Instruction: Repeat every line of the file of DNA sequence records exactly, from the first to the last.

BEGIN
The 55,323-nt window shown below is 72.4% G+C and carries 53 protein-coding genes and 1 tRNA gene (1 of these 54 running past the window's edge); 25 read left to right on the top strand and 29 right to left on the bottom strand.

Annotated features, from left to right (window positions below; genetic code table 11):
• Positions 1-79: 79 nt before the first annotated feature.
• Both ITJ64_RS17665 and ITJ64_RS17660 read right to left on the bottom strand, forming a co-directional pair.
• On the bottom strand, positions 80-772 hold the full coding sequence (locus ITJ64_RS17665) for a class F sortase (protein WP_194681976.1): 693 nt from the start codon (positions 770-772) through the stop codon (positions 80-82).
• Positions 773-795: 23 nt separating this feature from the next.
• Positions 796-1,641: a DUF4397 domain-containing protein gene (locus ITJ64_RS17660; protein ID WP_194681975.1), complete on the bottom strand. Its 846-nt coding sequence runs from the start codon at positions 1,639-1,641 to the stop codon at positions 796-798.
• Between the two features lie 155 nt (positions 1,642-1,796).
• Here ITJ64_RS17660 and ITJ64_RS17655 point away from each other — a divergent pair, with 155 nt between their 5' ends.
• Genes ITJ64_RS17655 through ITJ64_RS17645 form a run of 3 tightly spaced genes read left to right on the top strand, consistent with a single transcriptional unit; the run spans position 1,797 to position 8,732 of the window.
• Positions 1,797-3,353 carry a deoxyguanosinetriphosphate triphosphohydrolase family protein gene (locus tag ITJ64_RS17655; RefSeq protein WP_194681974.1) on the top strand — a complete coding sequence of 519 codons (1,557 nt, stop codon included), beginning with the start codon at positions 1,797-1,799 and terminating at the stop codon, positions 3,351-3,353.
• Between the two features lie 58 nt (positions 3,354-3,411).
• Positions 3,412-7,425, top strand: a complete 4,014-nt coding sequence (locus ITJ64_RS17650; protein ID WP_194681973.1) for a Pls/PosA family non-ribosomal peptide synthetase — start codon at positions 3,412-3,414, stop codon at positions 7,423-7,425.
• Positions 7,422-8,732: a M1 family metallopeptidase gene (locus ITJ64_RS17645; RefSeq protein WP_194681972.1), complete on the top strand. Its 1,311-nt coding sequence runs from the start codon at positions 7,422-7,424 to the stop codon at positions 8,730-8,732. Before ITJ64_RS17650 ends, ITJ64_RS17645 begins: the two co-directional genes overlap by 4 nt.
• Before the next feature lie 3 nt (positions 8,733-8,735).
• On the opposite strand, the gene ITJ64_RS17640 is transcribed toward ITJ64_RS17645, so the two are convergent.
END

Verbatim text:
The 55,323-nt window shown below is 72.4% G+C and carries 53 protein-coding genes and 1 tRNA gene (1 of these 54 running past the window's edge); 25 read left to right on the top strand and 29 right to left on the bottom strand.

Annotated features, from left to right (window positions below; genetic code table 11):
• Positions 1-79: 79 nt before the first annotated feature.
• Both ITJ64_RS17665 and ITJ64_RS17660 read right to left on the bottom strand, forming a co-directional pair.
• On the bottom strand, positions 80-772 hold the full coding sequence (locus ITJ64_RS17665) for a class F sortase (protein WP_194681976.1): 693 nt from the start codon (positions 770-772) through the stop codon (positions 80-82).
• Positions 773-795: 23 nt separating this feature from the next.
• Positions 796-1,641: a DUF4397 domain-containing protein gene (locus ITJ64_RS17660; protein ID WP_194681975.1), complete on the bottom strand. Its 846-nt coding sequence runs from the start codon at positions 1,639-1,641 to the stop codon at positions 796-798.
• Between the two features lie 155 nt (positions 1,642-1,796).
• Here ITJ64_RS17660 and ITJ64_RS17655 point away from each other — a divergent pair, with 155 nt between their 5' ends.
• Genes ITJ64_RS17655 through ITJ64_RS17645 form a run of 3 tightly spaced genes read left to right on the top strand, consistent with a single transcriptional unit; the run spans position 1,797 to position 8,732 of the window.
• Positions 1,797-3,353 carry a deoxyguanosinetriphosphate triphosphohydrolase family protein gene (locus tag ITJ64_RS17655; RefSeq protein WP_194681974.1) on the top strand — a complete coding sequence of 519 codons (1,557 nt, stop codon included), beginning with the start codon at positions 1,797-1,799 and terminating at the stop codon, positions 3,351-3,353.
• Between the two features lie 58 nt (positions 3,354-3,411).
• Positions 3,412-7,425, top strand: a complete 4,014-nt coding sequence (locus ITJ64_RS17650; protein ID WP_194681973.1) for a Pls/PosA family non-ribosomal peptide synthetase — start codon at positions 3,412-3,414, stop codon at positions 7,423-7,425.
• Positions 7,422-8,732: a M1 family metallopeptidase gene (locus ITJ64_RS17645; RefSeq protein WP_194681972.1), complete on the top strand. Its 1,311-nt coding sequence runs from the start codon at positions 7,422-7,424 to the stop codon at positions 8,730-8,732. Before ITJ64_RS17650 ends, ITJ64_RS17645 begins: the two co-directional genes overlap by 4 nt.
• Before the next feature lie 3 nt (positions 8,733-8,735).
• On the opposite strand, the gene ITJ64_RS17640 is transcribed toward ITJ64_RS17645, so the two are convergent.